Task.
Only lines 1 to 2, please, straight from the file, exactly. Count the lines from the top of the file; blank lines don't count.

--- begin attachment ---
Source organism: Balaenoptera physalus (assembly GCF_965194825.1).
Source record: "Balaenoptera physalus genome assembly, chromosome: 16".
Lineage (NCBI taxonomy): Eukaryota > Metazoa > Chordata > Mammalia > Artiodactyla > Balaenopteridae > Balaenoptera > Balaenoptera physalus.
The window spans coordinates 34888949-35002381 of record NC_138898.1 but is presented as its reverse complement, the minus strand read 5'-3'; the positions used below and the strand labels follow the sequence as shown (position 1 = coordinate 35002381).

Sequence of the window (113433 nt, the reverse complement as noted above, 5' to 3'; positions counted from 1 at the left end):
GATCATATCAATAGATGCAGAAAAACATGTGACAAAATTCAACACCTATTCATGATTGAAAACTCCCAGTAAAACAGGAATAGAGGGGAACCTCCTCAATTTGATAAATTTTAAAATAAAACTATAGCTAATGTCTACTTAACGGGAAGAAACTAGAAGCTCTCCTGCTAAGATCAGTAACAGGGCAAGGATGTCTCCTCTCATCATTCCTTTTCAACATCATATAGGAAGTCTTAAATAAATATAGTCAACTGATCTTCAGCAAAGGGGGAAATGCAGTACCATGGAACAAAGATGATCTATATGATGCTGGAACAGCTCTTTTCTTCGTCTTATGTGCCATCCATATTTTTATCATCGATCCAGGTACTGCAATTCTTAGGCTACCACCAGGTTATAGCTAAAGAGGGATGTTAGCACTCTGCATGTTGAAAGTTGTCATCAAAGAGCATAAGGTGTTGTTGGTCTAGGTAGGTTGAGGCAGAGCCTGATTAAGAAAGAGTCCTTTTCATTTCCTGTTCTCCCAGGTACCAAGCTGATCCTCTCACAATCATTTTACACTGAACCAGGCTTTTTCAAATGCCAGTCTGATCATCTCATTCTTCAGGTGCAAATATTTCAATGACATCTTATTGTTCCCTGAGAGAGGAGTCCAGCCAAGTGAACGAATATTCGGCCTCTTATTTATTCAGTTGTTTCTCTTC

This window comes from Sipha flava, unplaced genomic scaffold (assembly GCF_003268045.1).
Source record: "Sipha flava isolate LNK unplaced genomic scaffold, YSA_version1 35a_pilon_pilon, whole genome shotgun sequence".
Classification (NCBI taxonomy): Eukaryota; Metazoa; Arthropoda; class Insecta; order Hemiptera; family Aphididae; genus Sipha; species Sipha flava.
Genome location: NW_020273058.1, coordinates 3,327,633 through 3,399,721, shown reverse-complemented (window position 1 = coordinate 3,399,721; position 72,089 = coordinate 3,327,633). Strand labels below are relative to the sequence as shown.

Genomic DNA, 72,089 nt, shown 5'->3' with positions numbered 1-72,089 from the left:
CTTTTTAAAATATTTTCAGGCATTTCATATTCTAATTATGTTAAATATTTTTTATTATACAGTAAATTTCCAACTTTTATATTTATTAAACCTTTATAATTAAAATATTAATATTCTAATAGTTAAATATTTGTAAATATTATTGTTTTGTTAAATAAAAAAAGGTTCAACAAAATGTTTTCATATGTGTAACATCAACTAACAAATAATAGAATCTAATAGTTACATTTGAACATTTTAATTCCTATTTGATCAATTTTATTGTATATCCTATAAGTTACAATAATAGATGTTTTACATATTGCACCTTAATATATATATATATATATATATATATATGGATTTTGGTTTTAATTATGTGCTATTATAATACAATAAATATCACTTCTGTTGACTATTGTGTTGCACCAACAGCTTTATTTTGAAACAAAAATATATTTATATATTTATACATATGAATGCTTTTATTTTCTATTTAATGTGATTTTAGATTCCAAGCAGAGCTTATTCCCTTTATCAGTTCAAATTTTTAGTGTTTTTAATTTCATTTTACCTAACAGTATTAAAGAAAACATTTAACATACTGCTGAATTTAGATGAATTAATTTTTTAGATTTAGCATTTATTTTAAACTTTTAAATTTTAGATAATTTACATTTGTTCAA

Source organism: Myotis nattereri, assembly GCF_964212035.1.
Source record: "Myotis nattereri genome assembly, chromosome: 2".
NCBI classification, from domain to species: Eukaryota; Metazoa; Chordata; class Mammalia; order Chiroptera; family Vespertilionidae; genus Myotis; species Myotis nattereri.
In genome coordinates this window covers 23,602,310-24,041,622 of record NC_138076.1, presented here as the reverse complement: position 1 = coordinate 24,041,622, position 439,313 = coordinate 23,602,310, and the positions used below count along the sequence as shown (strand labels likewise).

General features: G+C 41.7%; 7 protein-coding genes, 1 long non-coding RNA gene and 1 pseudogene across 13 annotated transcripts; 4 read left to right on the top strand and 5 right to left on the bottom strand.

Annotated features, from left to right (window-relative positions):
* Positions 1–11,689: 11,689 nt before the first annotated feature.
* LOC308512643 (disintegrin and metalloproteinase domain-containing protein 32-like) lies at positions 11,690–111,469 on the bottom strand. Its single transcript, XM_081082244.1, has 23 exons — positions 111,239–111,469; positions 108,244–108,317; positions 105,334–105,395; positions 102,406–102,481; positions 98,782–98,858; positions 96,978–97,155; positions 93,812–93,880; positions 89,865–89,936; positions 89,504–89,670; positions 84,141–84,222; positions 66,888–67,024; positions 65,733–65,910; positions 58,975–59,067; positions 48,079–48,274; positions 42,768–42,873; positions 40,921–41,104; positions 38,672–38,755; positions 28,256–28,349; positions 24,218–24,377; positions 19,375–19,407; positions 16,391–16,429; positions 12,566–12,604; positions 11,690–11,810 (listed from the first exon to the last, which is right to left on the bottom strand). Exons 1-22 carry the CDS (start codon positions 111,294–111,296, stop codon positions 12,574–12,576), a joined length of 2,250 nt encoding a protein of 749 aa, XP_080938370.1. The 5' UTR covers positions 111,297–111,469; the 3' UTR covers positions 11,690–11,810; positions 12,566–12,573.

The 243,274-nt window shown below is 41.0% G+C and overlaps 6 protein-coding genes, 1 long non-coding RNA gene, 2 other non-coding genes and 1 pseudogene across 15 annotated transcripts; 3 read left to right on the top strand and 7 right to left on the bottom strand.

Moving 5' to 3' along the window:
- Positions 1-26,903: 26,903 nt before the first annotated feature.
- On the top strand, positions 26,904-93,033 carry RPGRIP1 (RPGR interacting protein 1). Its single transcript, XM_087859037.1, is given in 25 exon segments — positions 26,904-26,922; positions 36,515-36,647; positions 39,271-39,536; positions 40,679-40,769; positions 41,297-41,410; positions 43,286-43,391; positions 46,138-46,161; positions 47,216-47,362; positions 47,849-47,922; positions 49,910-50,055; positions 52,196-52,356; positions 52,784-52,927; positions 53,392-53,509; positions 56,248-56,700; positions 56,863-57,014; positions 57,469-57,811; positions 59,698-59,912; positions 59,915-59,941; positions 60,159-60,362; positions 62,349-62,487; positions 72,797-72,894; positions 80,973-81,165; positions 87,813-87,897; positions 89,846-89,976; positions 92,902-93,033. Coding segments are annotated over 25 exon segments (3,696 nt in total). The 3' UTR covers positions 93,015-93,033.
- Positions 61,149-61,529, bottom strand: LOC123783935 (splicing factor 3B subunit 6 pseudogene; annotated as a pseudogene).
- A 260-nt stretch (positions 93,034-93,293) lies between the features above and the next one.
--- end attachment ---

Source organism: Balaenoptera physalus (assembly GCF_965194825.1).
Source record: "Balaenoptera physalus genome assembly, chromosome: 16".